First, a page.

Afghanistan floods devastate villages, killing 315

    The Hawk
    May12/ 2024
    Last Updated:

    Heavy rains cause catastrophic flash floods in northern Afghanistan, with over 300 dead and thousands affected. Urgent calls for aid and support rise as survivors struggle with loss of homes, health facilities, and essential services.

    Afghanistan floods aftermath

    Afghanistan: Flash floods caused by heavy rains have devastated villages in northern Afghanistan, killing 315 people and injuring more than 1,600, authorities said on Sunday, as villagers buried their dead and aid agencies warned of widening havoc.

    Thousands of homes were damaged and livestock wiped out, the Taliban-run refugee ministry said, while aid groups warned of damage to health care facilities and vital infrastructure, such as water supply, with streets left coated in mud.

    In the Nahrin district of Baghlan province, people carried their shrouded dead to a gravesite.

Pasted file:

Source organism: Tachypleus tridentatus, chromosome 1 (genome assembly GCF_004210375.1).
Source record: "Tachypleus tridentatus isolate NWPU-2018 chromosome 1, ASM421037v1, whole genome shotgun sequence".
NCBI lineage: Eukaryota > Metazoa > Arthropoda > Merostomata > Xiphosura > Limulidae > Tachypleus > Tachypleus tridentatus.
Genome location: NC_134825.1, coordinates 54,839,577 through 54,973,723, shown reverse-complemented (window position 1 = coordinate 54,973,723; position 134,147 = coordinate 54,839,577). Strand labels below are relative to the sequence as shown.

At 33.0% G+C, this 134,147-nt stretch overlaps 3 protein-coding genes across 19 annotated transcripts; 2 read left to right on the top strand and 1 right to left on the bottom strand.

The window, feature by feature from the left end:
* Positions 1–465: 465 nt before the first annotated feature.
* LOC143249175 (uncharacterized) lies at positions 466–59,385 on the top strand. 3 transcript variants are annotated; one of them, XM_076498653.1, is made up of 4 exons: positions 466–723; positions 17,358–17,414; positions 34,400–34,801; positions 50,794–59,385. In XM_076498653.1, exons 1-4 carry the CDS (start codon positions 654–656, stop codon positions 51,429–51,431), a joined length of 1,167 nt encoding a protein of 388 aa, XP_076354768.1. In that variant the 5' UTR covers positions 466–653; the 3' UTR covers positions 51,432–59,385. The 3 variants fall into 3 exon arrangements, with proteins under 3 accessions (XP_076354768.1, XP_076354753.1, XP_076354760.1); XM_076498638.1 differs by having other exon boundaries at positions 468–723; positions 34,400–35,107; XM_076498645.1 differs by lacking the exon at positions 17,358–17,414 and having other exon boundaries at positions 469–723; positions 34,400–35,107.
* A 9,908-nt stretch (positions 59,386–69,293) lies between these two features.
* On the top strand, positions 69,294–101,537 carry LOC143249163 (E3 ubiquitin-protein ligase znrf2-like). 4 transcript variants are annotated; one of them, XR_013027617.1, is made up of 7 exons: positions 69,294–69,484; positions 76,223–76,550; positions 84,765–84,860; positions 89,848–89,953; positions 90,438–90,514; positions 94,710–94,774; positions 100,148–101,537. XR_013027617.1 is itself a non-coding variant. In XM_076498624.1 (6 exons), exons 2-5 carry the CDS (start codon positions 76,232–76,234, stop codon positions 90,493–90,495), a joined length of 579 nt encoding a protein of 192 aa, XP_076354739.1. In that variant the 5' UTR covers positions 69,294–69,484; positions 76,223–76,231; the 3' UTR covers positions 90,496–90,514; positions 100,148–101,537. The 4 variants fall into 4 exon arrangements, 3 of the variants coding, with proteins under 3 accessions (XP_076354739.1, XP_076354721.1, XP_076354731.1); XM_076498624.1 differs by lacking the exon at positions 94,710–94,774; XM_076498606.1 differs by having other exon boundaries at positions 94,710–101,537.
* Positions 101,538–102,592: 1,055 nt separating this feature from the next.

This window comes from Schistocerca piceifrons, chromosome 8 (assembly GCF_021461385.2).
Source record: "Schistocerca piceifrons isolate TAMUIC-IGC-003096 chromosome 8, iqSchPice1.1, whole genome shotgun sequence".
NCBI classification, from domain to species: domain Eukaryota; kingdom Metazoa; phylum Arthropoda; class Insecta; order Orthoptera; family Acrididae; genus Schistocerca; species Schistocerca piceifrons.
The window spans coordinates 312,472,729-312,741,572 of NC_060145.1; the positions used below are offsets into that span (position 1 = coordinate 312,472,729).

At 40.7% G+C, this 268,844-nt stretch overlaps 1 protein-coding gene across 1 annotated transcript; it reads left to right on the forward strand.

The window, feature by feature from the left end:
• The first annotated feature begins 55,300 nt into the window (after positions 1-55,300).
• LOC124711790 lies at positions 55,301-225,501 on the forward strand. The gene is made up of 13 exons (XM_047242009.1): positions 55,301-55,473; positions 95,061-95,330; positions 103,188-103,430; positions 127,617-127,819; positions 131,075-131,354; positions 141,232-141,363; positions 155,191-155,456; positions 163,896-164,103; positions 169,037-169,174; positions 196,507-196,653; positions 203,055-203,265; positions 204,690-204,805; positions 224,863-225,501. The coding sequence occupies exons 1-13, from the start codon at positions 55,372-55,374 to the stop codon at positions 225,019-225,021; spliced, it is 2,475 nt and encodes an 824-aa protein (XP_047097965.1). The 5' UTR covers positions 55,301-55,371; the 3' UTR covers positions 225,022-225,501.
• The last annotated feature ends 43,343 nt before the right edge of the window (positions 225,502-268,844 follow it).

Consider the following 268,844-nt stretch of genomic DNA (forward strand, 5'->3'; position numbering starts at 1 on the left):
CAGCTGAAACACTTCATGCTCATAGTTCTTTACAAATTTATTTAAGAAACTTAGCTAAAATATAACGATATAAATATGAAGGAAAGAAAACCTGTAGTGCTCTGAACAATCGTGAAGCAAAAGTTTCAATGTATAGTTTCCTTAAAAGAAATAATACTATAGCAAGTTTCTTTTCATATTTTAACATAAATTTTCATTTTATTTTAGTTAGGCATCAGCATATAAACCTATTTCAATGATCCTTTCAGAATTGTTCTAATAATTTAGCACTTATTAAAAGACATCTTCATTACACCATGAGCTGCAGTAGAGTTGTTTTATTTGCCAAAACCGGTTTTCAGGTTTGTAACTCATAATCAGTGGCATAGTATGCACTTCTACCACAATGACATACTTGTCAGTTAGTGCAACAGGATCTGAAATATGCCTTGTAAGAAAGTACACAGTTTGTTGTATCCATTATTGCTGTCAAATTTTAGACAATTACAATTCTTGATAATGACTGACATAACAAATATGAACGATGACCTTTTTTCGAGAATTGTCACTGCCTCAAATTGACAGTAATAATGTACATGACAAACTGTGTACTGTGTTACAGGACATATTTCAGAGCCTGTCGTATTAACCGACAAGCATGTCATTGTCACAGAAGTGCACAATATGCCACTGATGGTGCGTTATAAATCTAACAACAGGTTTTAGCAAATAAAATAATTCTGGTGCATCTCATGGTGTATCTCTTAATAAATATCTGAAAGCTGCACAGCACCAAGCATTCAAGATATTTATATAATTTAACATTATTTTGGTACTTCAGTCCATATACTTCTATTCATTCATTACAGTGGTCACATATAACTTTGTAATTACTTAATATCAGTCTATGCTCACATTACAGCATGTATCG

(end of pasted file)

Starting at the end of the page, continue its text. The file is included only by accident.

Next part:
"We have no food, no drinking water, no shelter, no blankets, nothing at all, floods have destroyed everything," said Muhammad Yahqoob, who has lost 13 members of his family, children among them.

    The survivors were struggling to cope, he added.

    "Out of 42 houses, only two or three remain, it has destroyed the entire valley."

    In a statement, the Taliban's economy minister, Din Mohammad Hanif, urged the United Nations, humanitarian agencies and private business to provide support for those hit by the floods.

    "Lives and livelihoods have been washed away," said Arshad Malik, the Afghanistan director for Save the Children. "The flash floods tore through villages, sweeping away homes and killing livestock."

    He estimated that 310,000 children lived in the worst-hit districts, adding, "Children have lost everything."

    The refugee ministry said Sunday's latest tally of dead and injured came from its Baghlan provincial office, according to a post on X. Earlier, the interior ministry had put the toll from Friday's floods at 153, but warned it could rise.

    Afghanistan is prone to natural disasters and the United Nations considers it one of countries most vulnerable to climate change.

    It has battled a shortfall in aid after the Taliban took over as foreign forces withdrew in 2021, since development aid that formed the backbone of government finances was cut.

    That has worsened in subsequent years as foreign governments grapple with competing global crises and growing condemnation of the Taliban's curbs on Afghan women.